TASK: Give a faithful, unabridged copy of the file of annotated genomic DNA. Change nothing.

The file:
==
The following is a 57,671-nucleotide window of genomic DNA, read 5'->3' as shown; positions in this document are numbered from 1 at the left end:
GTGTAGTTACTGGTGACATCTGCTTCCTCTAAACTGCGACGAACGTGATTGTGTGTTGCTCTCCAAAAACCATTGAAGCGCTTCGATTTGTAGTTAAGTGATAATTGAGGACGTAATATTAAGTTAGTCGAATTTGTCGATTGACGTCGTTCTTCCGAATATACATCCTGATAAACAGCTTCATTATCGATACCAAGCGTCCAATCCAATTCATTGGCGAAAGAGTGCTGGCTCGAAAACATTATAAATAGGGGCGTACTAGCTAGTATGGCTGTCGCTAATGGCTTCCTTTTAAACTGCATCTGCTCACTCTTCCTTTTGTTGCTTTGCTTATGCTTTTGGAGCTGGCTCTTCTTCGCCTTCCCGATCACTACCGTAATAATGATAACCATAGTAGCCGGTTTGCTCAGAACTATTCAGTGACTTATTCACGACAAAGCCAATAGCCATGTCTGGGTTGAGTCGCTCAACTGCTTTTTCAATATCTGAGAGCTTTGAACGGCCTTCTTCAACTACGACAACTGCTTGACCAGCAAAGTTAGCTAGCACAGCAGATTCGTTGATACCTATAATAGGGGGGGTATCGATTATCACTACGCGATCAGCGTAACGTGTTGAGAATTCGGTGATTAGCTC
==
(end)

The following is a 57,671-nucleotide window of genomic DNA, read 5'->3' as shown; positions in this document are numbered from 1 at the left end:
GTGTAGTTACTGGTGACATCTGCTTCCTCTAAACTGCGACGAACGTGATTGTGTGTTGCTCTCCAAAAACCATTGAAGCGCTTCGATTTGTAGTTAAGTGATAATTGAGGACGTAATATTAAGTTAGTCGAATTTGTCGATTGACGTCGTTCTTCCGAATATACATCCTGATAAACAGCTTCATTATCGATACCAAGCGTCCAATCCAATTCATTGGCGAAAGAGTGCTGGCTCGAAAACATTATAAATAGGGGCGTACTAGCTAGTATGGCTGTCGCTAATGGCTTCCTTTTAAACTGCATCTGCTCACTCTTCCTTTTGTTGCTTTGCTTATGCTTTTGGAGCTGGCTCTTCTTCGCCTTCCCGATCACTACCGTAATAATGATAACCATAGTAGCCGGTTTGCTCAGAACTATTCAGTGACTTATTCACGACAAAGCCAATAGCCATGTCTGGGTTGAGTCGCTCAACTGCTTTTTCAATATCTGAGAGCTTTGAACGGCCTTCTTCAACTACGACAACTGCTTGACCAGCAAAGTTAGCTAGCACAGCAGATTCGTTGATACCTATAATAGGGGGGGTATCGATTATCACTACGCGATCAGCGTAACGTGTTGAGAATTCGGTGATTAGCTC